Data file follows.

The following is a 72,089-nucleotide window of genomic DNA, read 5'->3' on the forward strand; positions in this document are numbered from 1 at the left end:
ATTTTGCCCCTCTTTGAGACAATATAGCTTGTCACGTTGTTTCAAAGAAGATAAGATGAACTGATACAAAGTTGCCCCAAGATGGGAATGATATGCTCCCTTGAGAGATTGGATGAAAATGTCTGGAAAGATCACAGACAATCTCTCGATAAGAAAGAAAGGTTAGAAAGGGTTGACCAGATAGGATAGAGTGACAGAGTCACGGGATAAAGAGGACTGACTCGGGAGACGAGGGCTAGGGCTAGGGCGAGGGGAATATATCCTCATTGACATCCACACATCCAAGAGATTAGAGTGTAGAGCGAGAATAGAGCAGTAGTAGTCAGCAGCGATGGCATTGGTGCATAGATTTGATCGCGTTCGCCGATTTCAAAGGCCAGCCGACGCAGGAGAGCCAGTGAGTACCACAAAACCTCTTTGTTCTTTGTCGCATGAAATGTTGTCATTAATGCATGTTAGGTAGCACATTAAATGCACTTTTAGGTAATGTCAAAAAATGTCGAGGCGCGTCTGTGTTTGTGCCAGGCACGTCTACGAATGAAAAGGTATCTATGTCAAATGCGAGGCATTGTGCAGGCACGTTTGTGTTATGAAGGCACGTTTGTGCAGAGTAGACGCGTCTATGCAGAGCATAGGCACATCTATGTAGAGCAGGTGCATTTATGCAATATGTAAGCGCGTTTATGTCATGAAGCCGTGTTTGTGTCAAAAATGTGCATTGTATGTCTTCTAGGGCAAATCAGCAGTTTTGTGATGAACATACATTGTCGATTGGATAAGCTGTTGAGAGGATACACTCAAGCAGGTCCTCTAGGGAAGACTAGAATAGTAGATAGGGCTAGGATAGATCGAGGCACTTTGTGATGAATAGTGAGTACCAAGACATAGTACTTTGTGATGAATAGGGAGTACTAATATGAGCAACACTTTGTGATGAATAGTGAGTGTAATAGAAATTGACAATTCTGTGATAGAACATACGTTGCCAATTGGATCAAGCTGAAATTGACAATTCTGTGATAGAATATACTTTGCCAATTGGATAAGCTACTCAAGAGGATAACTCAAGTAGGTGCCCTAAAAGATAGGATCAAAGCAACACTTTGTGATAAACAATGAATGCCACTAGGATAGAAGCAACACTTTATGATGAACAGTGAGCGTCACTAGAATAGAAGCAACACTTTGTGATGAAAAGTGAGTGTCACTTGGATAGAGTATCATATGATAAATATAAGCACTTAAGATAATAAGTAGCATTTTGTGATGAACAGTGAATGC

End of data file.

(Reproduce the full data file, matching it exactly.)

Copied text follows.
The following is a 72,089-nucleotide window of genomic DNA, read 5'->3' on the forward strand; positions in this document are numbered from 1 at the left end:
ATTTTGCCCCTCTTTGAGACAATATAGCTTGTCACGTTGTTTCAAAGAAGATAAGATGAACTGATACAAAGTTGCCCCAAGATGGGAATGATATGCTCCCTTGAGAGATTGGATGAAAATGTCTGGAAAGATCACAGACAATCTCTCGATAAGAAAGAAAGGTTAGAAAGGGTTGACCAGATAGGATAGAGTGACAGAGTCACGGGATAAAGAGGACTGACTCGGGAGACGAGGGCTAGGGCTAGGGCGAGGGGAATATATCCTCATTGACATCCACACATCCAAGAGATTAGAGTGTAGAGCGAGAATAGAGCAGTAGTAGTCAGCAGCGATGGCATTGGTGCATAGATTTGATCGCGTTCGCCGATTTCAAAGGCCAGCCGACGCAGGAGAGCCAGTGAGTACCACAAAACCTCTTTGTTCTTTGTCGCATGAAATGTTGTCATTAATGCATGTTAGGTAGCACATTAAATGCACTTTTAGGTAATGTCAAAAAATGTCGAGGCGCGTCTGTGTTTGTGCCAGGCACGTCTACGAATGAAAAGGTATCTATGTCAAATGCGAGGCATTGTGCAGGCACGTTTGTGTTATGAAGGCACGTTTGTGCAGAGTAGACGCGTCTATGCAGAGCATAGGCACATCTATGTAGAGCAGGTGCATTTATGCAATATGTAAGCGCGTTTATGTCATGAAGCCGTGTTTGTGTCAAAAATGTGCATTGTATGTCTTCTAGGGCAAATCAGCAGTTTTGTGATGAACATACATTGTCGATTGGATAAGCTGTTGAGAGGATACACTCAAGCAGGTCCTCTAGGGAAGACTAGAATAGTAGATAGGGCTAGGATAGATCGAGGCACTTTGTGATGAATAGTGAGTACCAAGACATAGTACTTTGTGATGAATAGGGAGTACTAATATGAGCAACACTTTGTGATGAATAGTGAGTGTAATAGAAATTGACAATTCTGTGATAGAACATACGTTGCCAATTGGATCAAGCTGAAATTGACAATTCTGTGATAGAATATACTTTGCCAATTGGATAAGCTACTCAAGAGGATAACTCAAGTAGGTGCCCTAAAAGATAGGATCAAAGCAACACTTTGTGATAAACAATGAATGCCACTAGGATAGAAGCAACACTTTATGATGAACAGTGAGCGTCACTAGAATAGAAGCAACACTTTGTGATGAAAAGTGAGTGTCACTTGGATAGAGTATCATATGATAAATATAAGCACTTAAGATAATAAGTAGCATTTTGTGATGAACAGTGAATGC